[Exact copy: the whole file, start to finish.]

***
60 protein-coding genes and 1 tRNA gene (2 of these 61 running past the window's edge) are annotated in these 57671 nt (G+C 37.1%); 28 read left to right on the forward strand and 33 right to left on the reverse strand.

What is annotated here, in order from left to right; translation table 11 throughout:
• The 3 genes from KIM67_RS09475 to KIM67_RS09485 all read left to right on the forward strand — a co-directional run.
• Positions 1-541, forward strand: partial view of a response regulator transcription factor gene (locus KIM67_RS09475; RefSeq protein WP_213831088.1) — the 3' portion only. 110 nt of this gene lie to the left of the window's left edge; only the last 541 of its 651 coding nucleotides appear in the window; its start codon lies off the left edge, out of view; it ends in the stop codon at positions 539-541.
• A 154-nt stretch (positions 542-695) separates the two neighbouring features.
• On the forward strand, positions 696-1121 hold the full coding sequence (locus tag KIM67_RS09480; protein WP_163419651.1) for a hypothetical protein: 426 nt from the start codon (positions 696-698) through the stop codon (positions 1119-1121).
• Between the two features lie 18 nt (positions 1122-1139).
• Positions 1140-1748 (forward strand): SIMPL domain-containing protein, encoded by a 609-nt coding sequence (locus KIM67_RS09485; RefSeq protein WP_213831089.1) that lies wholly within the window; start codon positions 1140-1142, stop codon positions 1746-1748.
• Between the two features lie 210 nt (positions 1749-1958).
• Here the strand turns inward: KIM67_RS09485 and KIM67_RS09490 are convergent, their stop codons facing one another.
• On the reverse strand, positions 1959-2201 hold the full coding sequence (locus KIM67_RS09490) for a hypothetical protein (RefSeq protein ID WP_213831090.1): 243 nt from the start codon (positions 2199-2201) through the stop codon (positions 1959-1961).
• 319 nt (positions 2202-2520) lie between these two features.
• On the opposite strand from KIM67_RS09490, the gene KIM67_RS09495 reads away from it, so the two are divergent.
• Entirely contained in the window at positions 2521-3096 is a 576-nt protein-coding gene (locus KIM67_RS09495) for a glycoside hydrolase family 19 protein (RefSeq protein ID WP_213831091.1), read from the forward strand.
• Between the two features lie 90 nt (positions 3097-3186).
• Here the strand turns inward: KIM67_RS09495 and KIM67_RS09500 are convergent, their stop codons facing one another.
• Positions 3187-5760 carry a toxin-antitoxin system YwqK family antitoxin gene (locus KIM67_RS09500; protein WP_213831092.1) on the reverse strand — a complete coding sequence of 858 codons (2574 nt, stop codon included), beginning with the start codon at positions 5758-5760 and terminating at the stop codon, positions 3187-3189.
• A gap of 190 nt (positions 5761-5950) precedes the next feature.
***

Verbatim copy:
60 protein-coding genes and 1 tRNA gene (2 of these 61 running past the window's edge) are annotated in these 57671 nt (G+C 37.1%); 28 read left to right on the forward strand and 33 right to left on the reverse strand.

What is annotated here, in order from left to right; translation table 11 throughout:
• The 3 genes from KIM67_RS09475 to KIM67_RS09485 all read left to right on the forward strand — a co-directional run.
• Positions 1-541, forward strand: partial view of a response regulator transcription factor gene (locus KIM67_RS09475; RefSeq protein WP_213831088.1) — the 3' portion only. 110 nt of this gene lie to the left of the window's left edge; only the last 541 of its 651 coding nucleotides appear in the window; its start codon lies off the left edge, out of view; it ends in the stop codon at positions 539-541.
• A 154-nt stretch (positions 542-695) separates the two neighbouring features.
• On the forward strand, positions 696-1121 hold the full coding sequence (locus tag KIM67_RS09480; protein WP_163419651.1) for a hypothetical protein: 426 nt from the start codon (positions 696-698) through the stop codon (positions 1119-1121).
• Between the two features lie 18 nt (positions 1122-1139).
• Positions 1140-1748 (forward strand): SIMPL domain-containing protein, encoded by a 609-nt coding sequence (locus KIM67_RS09485; RefSeq protein WP_213831089.1) that lies wholly within the window; start codon positions 1140-1142, stop codon positions 1746-1748.
• Between the two features lie 210 nt (positions 1749-1958).
• Here the strand turns inward: KIM67_RS09485 and KIM67_RS09490 are convergent, their stop codons facing one another.
• On the reverse strand, positions 1959-2201 hold the full coding sequence (locus KIM67_RS09490) for a hypothetical protein (RefSeq protein ID WP_213831090.1): 243 nt from the start codon (positions 2199-2201) through the stop codon (positions 1959-1961).
• 319 nt (positions 2202-2520) lie between these two features.
• On the opposite strand from KIM67_RS09490, the gene KIM67_RS09495 reads away from it, so the two are divergent.
• Entirely contained in the window at positions 2521-3096 is a 576-nt protein-coding gene (locus KIM67_RS09495) for a glycoside hydrolase family 19 protein (RefSeq protein ID WP_213831091.1), read from the forward strand.
• Between the two features lie 90 nt (positions 3097-3186).
• Here the strand turns inward: KIM67_RS09495 and KIM67_RS09500 are convergent, their stop codons facing one another.
• Positions 3187-5760 carry a toxin-antitoxin system YwqK family antitoxin gene (locus KIM67_RS09500; protein WP_213831092.1) on the reverse strand — a complete coding sequence of 858 codons (2574 nt, stop codon included), beginning with the start codon at positions 5758-5760 and terminating at the stop codon, positions 3187-3189.
• A gap of 190 nt (positions 5761-5950) precedes the next feature.